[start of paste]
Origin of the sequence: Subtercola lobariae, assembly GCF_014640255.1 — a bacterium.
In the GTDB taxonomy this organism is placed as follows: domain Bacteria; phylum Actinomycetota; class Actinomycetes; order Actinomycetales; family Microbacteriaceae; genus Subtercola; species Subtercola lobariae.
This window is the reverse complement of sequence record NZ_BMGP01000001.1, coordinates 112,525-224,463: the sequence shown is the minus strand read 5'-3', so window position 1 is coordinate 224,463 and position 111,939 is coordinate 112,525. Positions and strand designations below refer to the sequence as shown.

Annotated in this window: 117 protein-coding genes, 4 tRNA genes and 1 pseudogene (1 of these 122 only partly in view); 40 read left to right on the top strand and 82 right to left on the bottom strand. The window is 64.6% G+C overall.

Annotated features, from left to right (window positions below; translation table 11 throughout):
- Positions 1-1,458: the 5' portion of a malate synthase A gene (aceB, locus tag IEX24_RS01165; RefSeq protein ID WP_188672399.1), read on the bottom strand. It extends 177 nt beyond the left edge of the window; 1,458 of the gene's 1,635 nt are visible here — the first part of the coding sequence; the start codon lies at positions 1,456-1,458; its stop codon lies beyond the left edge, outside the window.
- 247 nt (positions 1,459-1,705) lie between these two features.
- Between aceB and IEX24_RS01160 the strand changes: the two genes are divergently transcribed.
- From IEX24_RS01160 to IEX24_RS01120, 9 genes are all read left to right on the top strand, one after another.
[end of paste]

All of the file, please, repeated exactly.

Origin of the sequence: Subtercola lobariae, assembly GCF_014640255.1 — a bacterium.
In the GTDB taxonomy this organism is placed as follows: domain Bacteria; phylum Actinomycetota; class Actinomycetes; order Actinomycetales; family Microbacteriaceae; genus Subtercola; species Subtercola lobariae.
This window is the reverse complement of sequence record NZ_BMGP01000001.1, coordinates 112,525-224,463: the sequence shown is the minus strand read 5'-3', so window position 1 is coordinate 224,463 and position 111,939 is coordinate 112,525. Positions and strand designations below refer to the sequence as shown.

Annotated in this window: 117 protein-coding genes, 4 tRNA genes and 1 pseudogene (1 of these 122 only partly in view); 40 read left to right on the top strand and 82 right to left on the bottom strand. The window is 64.6% G+C overall.

Annotated features, from left to right (window positions below; translation table 11 throughout):
- Positions 1-1,458: the 5' portion of a malate synthase A gene (aceB, locus tag IEX24_RS01165; RefSeq protein ID WP_188672399.1), read on the bottom strand. It extends 177 nt beyond the left edge of the window; 1,458 of the gene's 1,635 nt are visible here — the first part of the coding sequence; the start codon lies at positions 1,456-1,458; its stop codon lies beyond the left edge, outside the window.
- 247 nt (positions 1,459-1,705) lie between these two features.
- Between aceB and IEX24_RS01160 the strand changes: the two genes are divergently transcribed.
- From IEX24_RS01160 to IEX24_RS01120, 9 genes are all read left to right on the top strand, one after another.